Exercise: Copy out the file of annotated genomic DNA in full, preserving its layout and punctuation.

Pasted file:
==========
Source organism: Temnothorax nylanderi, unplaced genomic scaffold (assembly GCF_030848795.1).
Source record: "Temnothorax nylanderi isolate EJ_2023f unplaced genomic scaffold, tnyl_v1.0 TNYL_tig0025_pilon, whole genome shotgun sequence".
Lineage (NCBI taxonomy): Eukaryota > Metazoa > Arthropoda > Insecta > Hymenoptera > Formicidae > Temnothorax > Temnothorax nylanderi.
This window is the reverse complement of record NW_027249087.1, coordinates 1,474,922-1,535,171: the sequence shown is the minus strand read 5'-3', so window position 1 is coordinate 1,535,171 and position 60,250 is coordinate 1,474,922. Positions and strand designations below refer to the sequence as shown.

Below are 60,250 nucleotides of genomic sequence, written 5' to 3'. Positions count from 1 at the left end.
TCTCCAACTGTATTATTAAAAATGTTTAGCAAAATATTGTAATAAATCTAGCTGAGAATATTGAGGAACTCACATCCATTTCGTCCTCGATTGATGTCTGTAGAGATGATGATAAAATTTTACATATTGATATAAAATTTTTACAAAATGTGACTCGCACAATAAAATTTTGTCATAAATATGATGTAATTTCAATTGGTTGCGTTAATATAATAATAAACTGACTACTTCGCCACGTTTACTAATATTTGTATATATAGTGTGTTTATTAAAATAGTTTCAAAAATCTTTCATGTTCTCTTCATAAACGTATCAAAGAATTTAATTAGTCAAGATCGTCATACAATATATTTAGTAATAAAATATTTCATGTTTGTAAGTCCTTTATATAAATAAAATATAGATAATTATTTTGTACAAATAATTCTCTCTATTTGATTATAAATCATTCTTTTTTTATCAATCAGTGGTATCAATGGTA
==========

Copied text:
Source organism: Temnothorax nylanderi, unplaced genomic scaffold (assembly GCF_030848795.1).
Source record: "Temnothorax nylanderi isolate EJ_2023f unplaced genomic scaffold, tnyl_v1.0 TNYL_tig0025_pilon, whole genome shotgun sequence".
Lineage (NCBI taxonomy): Eukaryota > Metazoa > Arthropoda > Insecta > Hymenoptera > Formicidae > Temnothorax > Temnothorax nylanderi.
This window is the reverse complement of record NW_027249087.1, coordinates 1,474,922-1,535,171: the sequence shown is the minus strand read 5'-3', so window position 1 is coordinate 1,535,171 and position 60,250 is coordinate 1,474,922. Positions and strand designations below refer to the sequence as shown.

Below are 60,250 nucleotides of genomic sequence, written 5' to 3'. Positions count from 1 at the left end.
TCTCCAACTGTATTATTAAAAATGTTTAGCAAAATATTGTAATAAATCTAGCTGAGAATATTGAGGAACTCACATCCATTTCGTCCTCGATTGATGTCTGTAGAGATGATGATAAAATTTTACATATTGATATAAAATTTTTACAAAATGTGACTCGCACAATAAAATTTTGTCATAAATATGATGTAATTTCAATTGGTTGCGTTAATATAATAATAAACTGACTACTTCGCCACGTTTACTAATATTTGTATATATAGTGTGTTTATTAAAATAGTTTCAAAAATCTTTCATGTTCTCTTCATAAACGTATCAAAGAATTTAATTAGTCAAGATCGTCATACAATATATTTAGTAATAAAATATTTCATGTTTGTAAGTCCTTTATATAAATAAAATATAGATAATTATTTTGTACAAATAATTCTCTCTATTTGATTATAAATCATTCTTTTTTTATCAATCAGTGGTATCAATGGTA